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Category: react

Putting Things in Context With React

Context is currently an experimental API for React – but soon to be a first class citizen! There are a lot of reasons it is interesting but perhaps the most is that it allows for parent components to pass data implicitly to their children, no matter how deep the component tree is. In other words, data can be added to a parent component and then any child can tap into it. See the Pen React Context Lights by Neal Fennimore (@nealfennimore) on CodePen. While this is often the use case for using something like Redux, it’s nice to use if you do not need complex data management. Think about that! We create a custom downstream of data, deciding which props are passed and at which levels. Pretty cool. Context is great in areas of where you have a lot of components that depend on a single piece of data, but are deep within the component tree. Explicitly passing each prop to each individual component can often be overwhelming and it is a lot easier just to use context here. For example, let’s consider how we would normally pass props down the tree. In this case, we’re passing the color red using props on each component in order to move it on down the stream. class Parent extends React.Component { render(){ return ; } } class Child extends React.Component {...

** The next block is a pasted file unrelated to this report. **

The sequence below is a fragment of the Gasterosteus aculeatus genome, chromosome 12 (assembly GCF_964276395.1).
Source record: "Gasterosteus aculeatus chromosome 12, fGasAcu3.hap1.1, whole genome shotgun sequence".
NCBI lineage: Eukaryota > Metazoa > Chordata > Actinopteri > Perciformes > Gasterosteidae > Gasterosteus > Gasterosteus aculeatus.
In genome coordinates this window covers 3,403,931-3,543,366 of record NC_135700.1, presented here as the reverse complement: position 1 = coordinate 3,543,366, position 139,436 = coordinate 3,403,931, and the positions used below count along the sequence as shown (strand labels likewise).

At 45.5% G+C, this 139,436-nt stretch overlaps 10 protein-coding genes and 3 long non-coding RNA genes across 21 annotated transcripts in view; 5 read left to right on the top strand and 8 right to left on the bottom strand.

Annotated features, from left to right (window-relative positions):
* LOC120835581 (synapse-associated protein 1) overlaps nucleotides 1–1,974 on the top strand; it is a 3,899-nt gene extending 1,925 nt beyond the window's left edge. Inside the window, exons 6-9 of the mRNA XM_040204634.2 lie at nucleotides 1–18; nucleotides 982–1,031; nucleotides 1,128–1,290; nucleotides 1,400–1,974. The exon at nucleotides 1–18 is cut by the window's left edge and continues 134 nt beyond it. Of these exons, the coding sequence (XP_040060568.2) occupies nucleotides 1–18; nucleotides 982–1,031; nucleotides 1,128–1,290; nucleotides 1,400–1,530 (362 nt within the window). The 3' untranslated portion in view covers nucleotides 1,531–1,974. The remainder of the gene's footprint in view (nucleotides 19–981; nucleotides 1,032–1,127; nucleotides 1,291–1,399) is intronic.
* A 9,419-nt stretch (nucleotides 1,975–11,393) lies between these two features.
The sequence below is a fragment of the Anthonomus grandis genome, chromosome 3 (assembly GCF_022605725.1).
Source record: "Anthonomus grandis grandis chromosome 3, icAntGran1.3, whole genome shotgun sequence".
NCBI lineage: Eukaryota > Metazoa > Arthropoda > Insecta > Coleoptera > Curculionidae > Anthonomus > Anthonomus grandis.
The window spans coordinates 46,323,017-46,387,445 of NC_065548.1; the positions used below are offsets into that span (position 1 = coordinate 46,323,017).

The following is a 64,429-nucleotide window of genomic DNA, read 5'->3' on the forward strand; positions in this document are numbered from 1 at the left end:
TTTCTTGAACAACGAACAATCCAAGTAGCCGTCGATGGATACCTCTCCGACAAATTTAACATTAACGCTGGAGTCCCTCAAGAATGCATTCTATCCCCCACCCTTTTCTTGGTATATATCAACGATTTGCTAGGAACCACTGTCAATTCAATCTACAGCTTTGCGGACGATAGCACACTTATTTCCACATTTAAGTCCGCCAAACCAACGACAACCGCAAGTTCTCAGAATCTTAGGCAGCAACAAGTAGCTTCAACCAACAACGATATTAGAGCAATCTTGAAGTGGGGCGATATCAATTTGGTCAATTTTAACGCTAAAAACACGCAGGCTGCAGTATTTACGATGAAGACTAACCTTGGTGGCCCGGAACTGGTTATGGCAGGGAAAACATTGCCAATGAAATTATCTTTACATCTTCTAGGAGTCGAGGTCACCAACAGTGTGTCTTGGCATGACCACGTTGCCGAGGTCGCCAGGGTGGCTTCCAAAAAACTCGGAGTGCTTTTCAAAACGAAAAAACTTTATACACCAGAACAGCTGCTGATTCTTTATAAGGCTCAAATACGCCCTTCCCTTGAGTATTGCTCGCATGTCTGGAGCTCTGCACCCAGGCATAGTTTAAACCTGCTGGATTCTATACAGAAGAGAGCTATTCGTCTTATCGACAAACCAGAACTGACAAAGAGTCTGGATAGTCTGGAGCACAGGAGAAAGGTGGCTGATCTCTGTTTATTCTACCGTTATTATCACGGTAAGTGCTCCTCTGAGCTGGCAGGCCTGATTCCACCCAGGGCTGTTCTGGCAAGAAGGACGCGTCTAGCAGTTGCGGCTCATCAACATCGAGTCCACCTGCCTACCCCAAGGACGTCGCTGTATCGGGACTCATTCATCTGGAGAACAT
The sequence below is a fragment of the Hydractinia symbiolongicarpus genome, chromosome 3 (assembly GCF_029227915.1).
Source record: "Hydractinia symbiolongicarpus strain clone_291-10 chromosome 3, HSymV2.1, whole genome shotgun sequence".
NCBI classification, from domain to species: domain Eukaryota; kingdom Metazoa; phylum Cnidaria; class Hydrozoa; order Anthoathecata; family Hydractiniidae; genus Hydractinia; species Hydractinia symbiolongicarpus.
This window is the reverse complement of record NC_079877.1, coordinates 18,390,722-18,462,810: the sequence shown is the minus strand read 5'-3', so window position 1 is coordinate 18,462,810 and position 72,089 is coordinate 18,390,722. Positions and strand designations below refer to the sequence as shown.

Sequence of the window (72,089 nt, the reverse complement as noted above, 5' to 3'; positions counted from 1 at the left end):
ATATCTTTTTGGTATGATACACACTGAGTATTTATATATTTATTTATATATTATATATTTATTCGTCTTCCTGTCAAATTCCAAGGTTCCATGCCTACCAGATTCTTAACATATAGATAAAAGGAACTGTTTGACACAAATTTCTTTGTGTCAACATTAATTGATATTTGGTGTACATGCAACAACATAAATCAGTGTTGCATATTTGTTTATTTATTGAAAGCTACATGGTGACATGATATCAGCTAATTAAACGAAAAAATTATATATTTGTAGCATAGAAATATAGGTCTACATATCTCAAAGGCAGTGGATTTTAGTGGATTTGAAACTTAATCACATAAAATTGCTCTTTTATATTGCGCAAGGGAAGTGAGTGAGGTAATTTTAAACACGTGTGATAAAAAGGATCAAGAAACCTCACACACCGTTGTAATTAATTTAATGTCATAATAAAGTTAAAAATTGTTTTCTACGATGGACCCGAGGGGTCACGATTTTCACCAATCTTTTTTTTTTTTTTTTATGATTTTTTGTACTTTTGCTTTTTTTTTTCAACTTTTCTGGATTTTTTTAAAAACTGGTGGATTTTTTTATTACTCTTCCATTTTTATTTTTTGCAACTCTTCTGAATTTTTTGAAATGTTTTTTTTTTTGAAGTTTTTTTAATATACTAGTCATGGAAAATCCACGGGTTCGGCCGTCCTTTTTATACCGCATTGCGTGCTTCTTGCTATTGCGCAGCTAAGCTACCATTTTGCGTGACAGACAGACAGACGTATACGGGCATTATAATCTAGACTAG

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React Native: A Better DOM?

How do we convince web developers that React Native has already solved many of the hardest GUI problems for them? Go back in time and release React Native before React DOM? Is there an easier way… — Nicolas (@necolas) March 1, 2018 Like a lot of people in this Twitter thread, I didn’t really understand that React Native was even for building on the web. I thought it was a way to write React to build native mobile apps. Nicolas has a whole “React Native for Web” repo though, explaining otherwise. Plus a conference talk. It probably doesn’t help that the tagline is “Build native mobile apps using JavaScript and React.” I suppose, it does do that (e.g. build an iOS or Android app), but it also can build your web app, which could mean… single code base? Several of the replies suggest “a better DOM” which is interesting. Or, as Nicolas points out, it’s kinda like “web: the good parts” as much of it is an intentionally limited subset of the involved platforms in order to simplify things and make them interoperable. Obviously, this isn’t for every project. But, if you have a React-based website already, and either have or want a native mobile app, then it seems like this is worth exploring. Direct Link to Article — Permalink React Native: A Better DOM? is a post from...

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Sketching in the Browser